Canada Races to Beat America in this Critical Energy Battleground

Canadian regulators approve four new natural gas export terminals.

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The Motley Fool

Americans continue to debate whether or not the country’s natural gas riches should even be exported. While a handful of export projects have been approved, the country’s petrochemical and steel manufactures, which are heavy natural gas users, are waging a very public debate to hold back the approval of additional export projects.

Canada isn’t standing by idly watching this drama unfold. Instead we’re working overtime to secure our place in the global natural gas export market. In fact, the country just recently approved four new Pacific Coast terminal projects.

One way ticket to Asia

The largest of the four projects is proposed by ExxonMobil (NYSE: XOM) and its Canadian affiliate Imperial Oil (TSX: IMO) (NYSE: IMO). It was granted the right to export four billion cubic feet of natural gas per day for 25 years. While the proposed ExxonMobil project doesn’t have a location yet, it could potentially be located in Kitimat, British Colombia.  This would place it in close proximity to a similar project from Chevron (NYSE: CVX) and Apache (NYSE: APA). The fact that ExxonMobil and Imperial Oil don’t have a firm location planned yet shows just how quickly Canada is acting to get these projects approved.

What matters is that the destination of all this natural gas is Asia, and Canada wants to make sure as much of our natural gas makes its way there as possible. That’s why it is also important to see Asian companies investing in these projects. For example, a Chinese company is rumoured to be bidding for a stake in the Kitimat LNG project that’s being developed by Chevron and Apache. Not only that but other Asian companies are looking to take part in Canada’s natural gas export boom with a Malaysian state-owned energy company receiving one of the four approvals to build an export terminal.

Massive potential

Canada’s looming natural gas export boom has incredible potential. As fellow Fool Robert Baillieul pointed out last month, the boom could yield $35 billion in capital spending just on the top three projects. Further, it’s estimated that natural gas exports could yield a trillion dollars in gross domestic product by 2046 if just five facilities are built. Finally, he notes that LNG exports could create 100,000 jobs in Western Canada.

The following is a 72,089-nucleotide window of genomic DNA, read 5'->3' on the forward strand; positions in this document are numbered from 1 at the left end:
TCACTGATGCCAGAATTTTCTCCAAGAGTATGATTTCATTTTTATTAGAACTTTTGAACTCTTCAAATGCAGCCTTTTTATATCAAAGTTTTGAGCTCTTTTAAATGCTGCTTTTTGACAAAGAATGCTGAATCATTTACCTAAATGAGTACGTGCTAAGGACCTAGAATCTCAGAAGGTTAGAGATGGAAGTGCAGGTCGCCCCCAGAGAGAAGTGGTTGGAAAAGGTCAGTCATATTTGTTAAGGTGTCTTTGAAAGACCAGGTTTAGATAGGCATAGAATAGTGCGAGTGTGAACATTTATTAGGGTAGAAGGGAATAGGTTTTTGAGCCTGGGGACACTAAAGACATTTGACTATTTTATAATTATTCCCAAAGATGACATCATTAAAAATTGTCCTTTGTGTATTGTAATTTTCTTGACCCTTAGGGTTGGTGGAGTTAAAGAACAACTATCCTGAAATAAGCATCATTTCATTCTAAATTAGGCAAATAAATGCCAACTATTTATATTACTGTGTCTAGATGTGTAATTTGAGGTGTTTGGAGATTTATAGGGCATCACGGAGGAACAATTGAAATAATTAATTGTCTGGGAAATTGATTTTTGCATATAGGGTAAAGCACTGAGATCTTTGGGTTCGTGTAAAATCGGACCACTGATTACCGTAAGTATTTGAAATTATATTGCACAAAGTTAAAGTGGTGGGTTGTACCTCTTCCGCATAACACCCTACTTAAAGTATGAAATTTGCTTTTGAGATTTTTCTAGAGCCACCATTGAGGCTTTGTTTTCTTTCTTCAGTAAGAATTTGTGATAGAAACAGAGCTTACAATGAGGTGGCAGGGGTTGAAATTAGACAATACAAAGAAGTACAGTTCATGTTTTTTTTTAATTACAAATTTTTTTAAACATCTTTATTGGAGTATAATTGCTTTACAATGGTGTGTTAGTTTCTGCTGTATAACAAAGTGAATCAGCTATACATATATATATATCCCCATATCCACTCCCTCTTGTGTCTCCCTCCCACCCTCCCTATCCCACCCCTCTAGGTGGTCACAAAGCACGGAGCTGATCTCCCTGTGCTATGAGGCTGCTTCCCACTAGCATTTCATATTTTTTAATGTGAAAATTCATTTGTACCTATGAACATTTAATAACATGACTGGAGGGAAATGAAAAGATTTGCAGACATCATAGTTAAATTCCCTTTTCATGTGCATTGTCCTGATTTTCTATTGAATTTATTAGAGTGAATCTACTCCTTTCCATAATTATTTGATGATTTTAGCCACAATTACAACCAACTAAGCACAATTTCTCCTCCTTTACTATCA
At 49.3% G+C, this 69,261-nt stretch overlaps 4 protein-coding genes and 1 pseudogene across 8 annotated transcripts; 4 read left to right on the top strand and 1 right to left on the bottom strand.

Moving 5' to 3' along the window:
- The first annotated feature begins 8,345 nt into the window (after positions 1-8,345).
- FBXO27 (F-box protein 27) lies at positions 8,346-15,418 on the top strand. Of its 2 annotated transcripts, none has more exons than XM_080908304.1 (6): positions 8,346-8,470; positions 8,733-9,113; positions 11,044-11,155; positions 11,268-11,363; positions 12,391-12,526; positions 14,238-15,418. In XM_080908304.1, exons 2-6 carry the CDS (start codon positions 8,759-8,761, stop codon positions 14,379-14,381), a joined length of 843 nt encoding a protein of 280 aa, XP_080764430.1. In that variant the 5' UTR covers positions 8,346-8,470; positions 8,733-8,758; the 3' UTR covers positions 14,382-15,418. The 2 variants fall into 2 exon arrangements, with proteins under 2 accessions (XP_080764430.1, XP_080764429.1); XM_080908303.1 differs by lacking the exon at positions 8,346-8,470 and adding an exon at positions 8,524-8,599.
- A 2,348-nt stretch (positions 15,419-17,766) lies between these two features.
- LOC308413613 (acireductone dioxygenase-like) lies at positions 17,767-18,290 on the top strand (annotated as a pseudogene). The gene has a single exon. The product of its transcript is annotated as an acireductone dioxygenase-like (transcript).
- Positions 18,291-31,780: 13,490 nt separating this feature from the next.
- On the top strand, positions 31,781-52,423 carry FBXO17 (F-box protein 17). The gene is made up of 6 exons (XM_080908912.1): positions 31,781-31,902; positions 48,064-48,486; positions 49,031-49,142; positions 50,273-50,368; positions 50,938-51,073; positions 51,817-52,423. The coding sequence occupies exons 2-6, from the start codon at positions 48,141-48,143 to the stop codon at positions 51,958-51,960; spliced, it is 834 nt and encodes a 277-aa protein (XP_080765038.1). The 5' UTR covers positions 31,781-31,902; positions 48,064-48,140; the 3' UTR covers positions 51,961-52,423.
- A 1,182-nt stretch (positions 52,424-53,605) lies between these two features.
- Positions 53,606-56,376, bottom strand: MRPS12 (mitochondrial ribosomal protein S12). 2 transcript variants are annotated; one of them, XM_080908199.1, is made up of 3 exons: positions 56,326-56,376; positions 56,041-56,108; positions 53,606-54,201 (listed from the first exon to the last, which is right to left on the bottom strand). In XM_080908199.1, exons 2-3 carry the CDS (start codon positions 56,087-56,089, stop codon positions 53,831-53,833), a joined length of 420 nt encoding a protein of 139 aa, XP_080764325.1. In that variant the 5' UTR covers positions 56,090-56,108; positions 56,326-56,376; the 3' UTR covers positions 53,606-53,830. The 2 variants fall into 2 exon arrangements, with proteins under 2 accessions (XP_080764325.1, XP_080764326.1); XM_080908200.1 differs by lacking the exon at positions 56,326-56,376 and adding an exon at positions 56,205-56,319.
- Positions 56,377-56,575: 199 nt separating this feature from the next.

One reason Canada is racing to get these projects built is because it wants to position itself ahead of the U.S. which used to be its top customer for natural gas. America’s shale gas boom cut Canada out of the supply equation, which is why it’s looking for new customers for its gas.

Canada has its own potential natural gas boom as the country is sitting on vast resources in the Horn River, Montney and Duvernay. Estimates suggest that Canada has up to 1,300 trillion cubic feet of natural gas. To put that resource into context, one trillion cubic feet of natural gas is enough to supply the needs of a million households for up to 15 years. Clearly, we’ve got gas! Further, a bulk of that resource just happens to be located in Western Canada making exports such a logical choice.

Final thoughts

With our top customer now becoming a top rival, Canada needs to act fast in order to secure its place in the world LNG marketplace. If we don’t, our vast natural gas resources will stay in the ground while America will be the one supplying Asia. Big oil companies like ExxonMobil, Chevron and Apache would rather see these natural gas deposits produce profits for investors which is why all three are pushing these export projects through.

This article represents the opinion of the writer, who may disagree with the “official” recommendation position of a Motley Fool premium service or advisor. We’re Motley! Questioning an investing thesis — even one of our own — helps us all think critically about investing and make decisions that help us become smarter, happier, and richer, so we sometimes publish articles that may not be in line with recommendations, rankings or other content.

Fool contributor Matt DiLallo does not own any of the companies mentioned in this report.  The Motley Fool does not own any of the companies mentioned in this report.

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